[Date Prev][Date Next][Thread Prev][Thread Next][Date Index][Thread Index][Subject Index][Author Index]

RE: Perching, climbing, roosting was Re: 11th specimen of Archaeopteryx

> Date: Thu, 10 Nov 2011 16:42:55 +1100
> From: tijawi@gmail.com
> To: dinosaur@usc.edu
> Subject: Re: Perching, climbing, roosting was Re: 11th specimen of 
> Archaeopteryx
> Don Ohmes <d_ohmes@yahoo.com> wrote:
> > From an evolutionary perspective, the idea that merely roosting in a tree
> > would counteract a terrestrial ground-foraging lifestyle and alter
> > foot-design in a clawed animal that can already climb is the special
> > pleading.
> It wouldn't "counteract". The hallux could easily have become better
> adapted for grasping branches, without interfering with a
> ground-foraging lifestyle.
> Modern ground-foraging birds show us how
> it can be done (turkeys, peafowl, secretary bird, etc etc). There is
> no reason to assume that ground-foraging and roosting impose competing
> selective pressures on the foot. Turkeys etc do both quite well.

There was a statement earlier in this thread...something along the lines of 
"yes, and those are all descended from perching birds."
> > Ditto the claim that re-arranging foot design to satisfy somewhat
> > anthropomorphic assumptions about roosting stresses is a trivial matter,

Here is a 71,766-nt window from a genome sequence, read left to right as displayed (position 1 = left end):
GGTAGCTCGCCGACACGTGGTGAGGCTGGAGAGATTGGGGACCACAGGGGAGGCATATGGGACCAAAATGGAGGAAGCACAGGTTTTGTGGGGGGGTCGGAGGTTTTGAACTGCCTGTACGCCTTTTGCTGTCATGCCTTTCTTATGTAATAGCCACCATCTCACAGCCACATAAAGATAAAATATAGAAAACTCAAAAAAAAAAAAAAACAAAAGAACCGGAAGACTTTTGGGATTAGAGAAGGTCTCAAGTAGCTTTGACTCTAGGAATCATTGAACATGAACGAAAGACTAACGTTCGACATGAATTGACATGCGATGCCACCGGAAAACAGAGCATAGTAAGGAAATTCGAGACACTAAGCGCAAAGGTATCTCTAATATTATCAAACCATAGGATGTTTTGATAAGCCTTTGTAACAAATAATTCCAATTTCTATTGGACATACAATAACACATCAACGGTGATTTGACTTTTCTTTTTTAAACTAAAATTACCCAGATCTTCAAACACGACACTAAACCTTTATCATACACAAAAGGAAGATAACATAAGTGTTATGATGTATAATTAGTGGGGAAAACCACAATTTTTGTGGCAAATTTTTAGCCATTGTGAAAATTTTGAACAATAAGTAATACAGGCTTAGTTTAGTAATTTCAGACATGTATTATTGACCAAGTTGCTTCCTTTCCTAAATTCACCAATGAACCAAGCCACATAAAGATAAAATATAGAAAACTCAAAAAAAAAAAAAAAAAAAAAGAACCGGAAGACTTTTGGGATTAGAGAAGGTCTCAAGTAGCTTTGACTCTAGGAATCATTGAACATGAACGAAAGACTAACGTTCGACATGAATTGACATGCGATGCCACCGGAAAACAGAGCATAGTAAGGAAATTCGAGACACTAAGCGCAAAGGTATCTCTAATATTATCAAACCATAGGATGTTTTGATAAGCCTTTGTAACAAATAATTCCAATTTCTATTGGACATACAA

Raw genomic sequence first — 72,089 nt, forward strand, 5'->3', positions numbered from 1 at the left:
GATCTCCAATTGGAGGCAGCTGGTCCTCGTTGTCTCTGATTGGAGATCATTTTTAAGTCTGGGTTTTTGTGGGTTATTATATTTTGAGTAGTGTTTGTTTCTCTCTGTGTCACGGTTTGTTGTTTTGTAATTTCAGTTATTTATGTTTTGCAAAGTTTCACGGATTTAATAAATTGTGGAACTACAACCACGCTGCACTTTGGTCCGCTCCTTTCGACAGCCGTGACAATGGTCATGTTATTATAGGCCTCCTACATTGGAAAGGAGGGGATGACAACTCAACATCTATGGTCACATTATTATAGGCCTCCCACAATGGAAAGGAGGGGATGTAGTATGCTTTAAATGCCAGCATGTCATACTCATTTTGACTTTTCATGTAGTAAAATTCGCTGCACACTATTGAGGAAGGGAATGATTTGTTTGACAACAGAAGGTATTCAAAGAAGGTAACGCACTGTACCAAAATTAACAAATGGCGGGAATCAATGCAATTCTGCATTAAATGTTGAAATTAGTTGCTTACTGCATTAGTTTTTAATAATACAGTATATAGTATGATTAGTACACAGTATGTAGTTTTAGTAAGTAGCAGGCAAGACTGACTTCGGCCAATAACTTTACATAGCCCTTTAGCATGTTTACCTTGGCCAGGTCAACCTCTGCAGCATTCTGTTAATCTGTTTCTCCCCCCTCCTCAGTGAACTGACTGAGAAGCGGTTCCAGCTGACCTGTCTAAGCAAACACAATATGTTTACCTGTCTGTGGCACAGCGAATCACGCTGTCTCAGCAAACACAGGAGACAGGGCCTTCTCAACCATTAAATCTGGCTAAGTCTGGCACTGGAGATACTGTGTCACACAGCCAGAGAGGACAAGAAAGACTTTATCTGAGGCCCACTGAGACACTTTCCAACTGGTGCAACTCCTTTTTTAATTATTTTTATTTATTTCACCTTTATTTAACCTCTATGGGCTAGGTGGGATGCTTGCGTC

> > design-wise...
> I don't see how these assumptions are anthropomorphic. Some
> "re-designing" of the foot was achieved outside the bird clade - look
> at the foot of therizinosaurids or _Balaur_ to see how the hallux can
> be put to good use.
*tries to imagine the tree a grown therizinosaur could sleep in the branches of*
> > Is the flamingo's foot shaped while it sleeps, or while it is foraging?
> I'm afraid I don't understand the relevance of the flamingo. AFAIK,
> it doesn't perch or roost in trees. It spends its days (and nights)
> on terra firma.
 I think his point was a rebuttal of the claim that a bird's (or protobird's) 
feet are shaped by where it sleeps.
> > The foot is already optimized to standing around.
> >
> > "There is no direct evidence of roosting in (...)" is a correct statement.
> > Claiming that simple roosting would necessarily be evident in the bones once
> > the physical capacity to do so is established, is NOT supportable.
> Again, roosting is not as "simple" as you make it sound. It is not
> simply standing/crouching/huddling/squatting on a bough or branch as
> you would on the ground. Even a small shift in position can be fatal,
> so it helps to be adequately secured to the substrate (bough, branch,
> whatever). Both gravity and an uneven substrate are conspiring
> against you.
 By that logic, there shouldn't be anything (that hops or flies) living in 
deserts - that substrate actually moves.
Heck, there shouldn't be rock wallabies  (gravity + uneven rocks + some rocks 
come loose)  or thorny forest lemurs  (gravity + thorn-covered branches)
> > Foraging is out, because their feet are not adapted to foraging in trees.
> > Daily foraging in trees will indeed quickly change the extremities, being a
> > locomotor activity -- keyword = "activity"...
> Briefly, climbing up trunks and foraging within the crown promotes
> different adaptations.

you have to get to the crown in order to feed in it.